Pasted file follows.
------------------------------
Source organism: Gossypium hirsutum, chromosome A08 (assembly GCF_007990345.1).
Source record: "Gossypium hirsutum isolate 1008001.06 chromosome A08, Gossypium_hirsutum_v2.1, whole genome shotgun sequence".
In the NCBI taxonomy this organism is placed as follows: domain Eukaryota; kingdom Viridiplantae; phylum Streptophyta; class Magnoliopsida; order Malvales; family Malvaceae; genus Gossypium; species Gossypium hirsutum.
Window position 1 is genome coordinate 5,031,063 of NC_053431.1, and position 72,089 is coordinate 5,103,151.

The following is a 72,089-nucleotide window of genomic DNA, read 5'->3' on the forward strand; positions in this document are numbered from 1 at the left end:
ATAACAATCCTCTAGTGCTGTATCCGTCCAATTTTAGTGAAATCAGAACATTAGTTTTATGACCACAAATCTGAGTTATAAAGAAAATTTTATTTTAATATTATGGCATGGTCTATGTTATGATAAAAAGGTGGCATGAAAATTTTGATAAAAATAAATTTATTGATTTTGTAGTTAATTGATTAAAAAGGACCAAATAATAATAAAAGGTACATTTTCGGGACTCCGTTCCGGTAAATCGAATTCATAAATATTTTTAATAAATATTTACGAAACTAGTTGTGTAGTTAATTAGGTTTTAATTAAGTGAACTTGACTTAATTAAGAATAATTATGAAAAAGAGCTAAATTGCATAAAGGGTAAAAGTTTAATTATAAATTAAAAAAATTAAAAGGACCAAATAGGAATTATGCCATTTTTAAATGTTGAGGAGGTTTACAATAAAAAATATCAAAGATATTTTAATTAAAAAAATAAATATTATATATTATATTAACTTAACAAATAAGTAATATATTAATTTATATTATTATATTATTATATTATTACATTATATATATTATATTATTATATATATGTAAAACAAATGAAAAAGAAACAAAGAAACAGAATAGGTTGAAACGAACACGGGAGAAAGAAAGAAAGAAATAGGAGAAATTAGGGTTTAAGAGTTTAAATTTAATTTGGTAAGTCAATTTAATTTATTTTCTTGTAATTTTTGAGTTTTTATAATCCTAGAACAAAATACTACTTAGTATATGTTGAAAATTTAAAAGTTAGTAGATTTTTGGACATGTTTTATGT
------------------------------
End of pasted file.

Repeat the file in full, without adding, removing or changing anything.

Source organism: Gossypium hirsutum, chromosome A08 (assembly GCF_007990345.1).
Source record: "Gossypium hirsutum isolate 1008001.06 chromosome A08, Gossypium_hirsutum_v2.1, whole genome shotgun sequence".
In the NCBI taxonomy this organism is placed as follows: domain Eukaryota; kingdom Viridiplantae; phylum Streptophyta; class Magnoliopsida; order Malvales; family Malvaceae; genus Gossypium; species Gossypium hirsutum.
Window position 1 is genome coordinate 5,031,063 of NC_053431.1, and position 72,089 is coordinate 5,103,151.

The following is a 72,089-nucleotide window of genomic DNA, read 5'->3' on the forward strand; positions in this document are numbered from 1 at the left end:
ATAACAATCCTCTAGTGCTGTATCCGTCCAATTTTAGTGAAATCAGAACATTAGTTTTATGACCACAAATCTGAGTTATAAAGAAAATTTTATTTTAATATTATGGCATGGTCTATGTTATGATAAAAAGGTGGCATGAAAATTTTGATAAAAATAAATTTATTGATTTTGTAGTTAATTGATTAAAAAGGACCAAATAATAATAAAAGGTACATTTTCGGGACTCCGTTCCGGTAAATCGAATTCATAAATATTTTTAATAAATATTTACGAAACTAGTTGTGTAGTTAATTAGGTTTTAATTAAGTGAACTTGACTTAATTAAGAATAATTATGAAAAAGAGCTAAATTGCATAAAGGGTAAAAGTTTAATTATAAATTAAAAAAATTAAAAGGACCAAATAGGAATTATGCCATTTTTAAATGTTGAGGAGGTTTACAATAAAAAATATCAAAGATATTTTAATTAAAAAAATAAATATTATATATTATATTAACTTAACAAATAAGTAATATATTAATTTATATTATTATATTATTATATTATTACATTATATATATTATATTATTATATATATGTAAAACAAATGAAAAAGAAACAAAGAAACAGAATAGGTTGAAACGAACACGGGAGAAAGAAAGAAAGAAATAGGAGAAATTAGGGTTTAAGAGTTTAAATTTAATTTGGTAAGTCAATTTAATTTATTTTCTTGTAATTTTTGAGTTTTTATAATCCTAGAACAAAATACTACTTAGTATATGTTGAAAATTTAAAAGTTAGTAGATTTTTGGACATGTTTTATGT